16
111, concealed and failed to disclose that the transaction did not convert RentPayment stock to
17
Yapstone stock, see, e.g., id. ¶¶ 89, 123, and further misrepresented, concealed and failed to disclose
18
19
20
21
22
23
18
The elements of actual fraud are: (1) misrepresentation of a material fact (consisting of false
representation, concealment or nondisclosure); (2) knowledge of falsity; (3) intent to deceive and
induce reliance; (4) justifiable reliance on the misrepresentation; and (5) resulting damage. City of
Atascadero v. Merrill Lynch, Pierce, Fenner & Smith, Inc., 68 Cal. App. 4th 445, 481 (1998).
19
24
25
26
27
28
Constructive fraud is a unique species of fraud that may arise in a fiduciary or confidential
relationship. Assilzadeh v. California Fed. Bank, 82 Cal. App. 4th 399, 415 (2000). It consists of
“any breach of duty which, without an actually fraudulent intent, gains an advantage to the person in
fault, or anyone claiming under him, by misleading another to his prejudice, or to the prejudice of
anyone claiming under him.” Cal. Civ. Code § 1573. The elements of constructive fraud are: (1) a
fiduciary or confidential relationship; (2) an act, omission or concealment involving breach of that
duty; (3) reliance; and (4) resulting damage. Sonoma Foods, Inc. v. Sonoma Cheese Factory, LLC,
634 F. Supp. 2d 1009, 1021 (N.D. Cal. 2007).
26
PLAINTIFFS’ CONSOLIDATED MPA IN OPP. TO MSJ/SUM. ADJUD.
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1
after the transaction that RentPayment shareholders had not received Yapstone stock, see, e.g., id. ¶¶
2
140 -143, 160-162.20
As noted in Section I, Defendants engage in self-serving sleight of hand regarding the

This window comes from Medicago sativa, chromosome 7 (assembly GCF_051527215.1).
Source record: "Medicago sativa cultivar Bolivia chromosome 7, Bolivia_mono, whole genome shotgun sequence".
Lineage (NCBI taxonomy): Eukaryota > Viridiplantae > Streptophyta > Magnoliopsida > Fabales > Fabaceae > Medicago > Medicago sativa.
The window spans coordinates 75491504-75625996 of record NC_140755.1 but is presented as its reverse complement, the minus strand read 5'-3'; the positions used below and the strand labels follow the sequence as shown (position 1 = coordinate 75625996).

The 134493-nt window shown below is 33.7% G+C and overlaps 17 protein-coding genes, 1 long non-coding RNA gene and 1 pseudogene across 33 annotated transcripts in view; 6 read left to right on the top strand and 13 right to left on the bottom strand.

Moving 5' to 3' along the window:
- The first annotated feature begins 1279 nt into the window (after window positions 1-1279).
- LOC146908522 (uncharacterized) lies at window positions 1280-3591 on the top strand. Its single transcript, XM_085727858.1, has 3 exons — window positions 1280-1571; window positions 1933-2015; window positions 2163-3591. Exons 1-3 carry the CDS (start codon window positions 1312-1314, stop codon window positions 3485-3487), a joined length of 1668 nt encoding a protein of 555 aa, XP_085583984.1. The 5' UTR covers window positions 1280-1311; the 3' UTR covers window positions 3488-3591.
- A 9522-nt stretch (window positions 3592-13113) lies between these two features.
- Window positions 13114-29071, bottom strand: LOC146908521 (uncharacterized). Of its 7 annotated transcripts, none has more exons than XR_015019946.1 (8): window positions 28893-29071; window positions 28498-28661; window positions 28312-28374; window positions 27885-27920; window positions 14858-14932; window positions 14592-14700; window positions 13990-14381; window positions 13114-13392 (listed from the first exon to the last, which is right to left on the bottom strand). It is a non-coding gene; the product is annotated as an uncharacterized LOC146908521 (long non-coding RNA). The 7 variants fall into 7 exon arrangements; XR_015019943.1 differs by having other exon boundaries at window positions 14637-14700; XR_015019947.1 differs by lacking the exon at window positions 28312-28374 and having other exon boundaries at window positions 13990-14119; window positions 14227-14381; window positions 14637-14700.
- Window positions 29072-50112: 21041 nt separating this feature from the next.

3
4
presentation of the fiduciary fraud claim. Defendants erroneously say that misrepresentation for
5
which Plaintiffs are suing is that they “would become a direct shareholder of Yapstone as a result of
6
the APA.” (See, e.g., Witmer MPA, at 1:16 (emphasis added).) However, a few pages later,
7
Defendants acknowledge that what was in fact said was that Plaintiffs would “own shares in
8
Yapstone after the Asset Purchase Agreement.” (See Id. at 15:7 (emphasis added).) The difference
9
is significant. Defendants want to limit the misrepresentation to what was “in” what they have
10
defined as the “APA,” so they may argue that delivery of the “APA” triggered the statute of
11
limitations. To the contrary, Plaintiffs were not relying on Golis’ representations of what the
12
“APA” or other Transaction document said, but rather, on Golis’ representations regarding the
13
benefits to them of the Yapstone transaction, however it was documented. (Witmer Decl. ¶ 3;
14
Rudometkin Decl. ¶ 3; Warner Decl. ¶ 3.) The circumstances surrounding the drafting, negotiation
15
and approval of the transaction documents are simply too convoluted to allow notice of the fraud
16
claim to turn on the alleged receipt of the “APA,” the final and complete version of which was
17
materially changed and not provided to the Plaintiffs until after they filed suit. Instead, Plaintiffs
18
received a draft APA of an asset purchase agreement that was incorrect and incomplete, which in
19
20
21
22
23
24
25
26
27
28
20
Plaintiffs have obtained expert reports from economist Blaine Nye, Ph.D, and business valuations
expert Jim Timmins, Accredited Senior Appraiser (“ASA”) and Master Analyst in Financial
Forensics (“MAFF”) on the damages to plaintiffs resulting from the fraud. (Bohrer Decl. ¶¶ 3-4.)
As explained by Dr. Nye, the reasonable compensation for the detriment proximately caused by the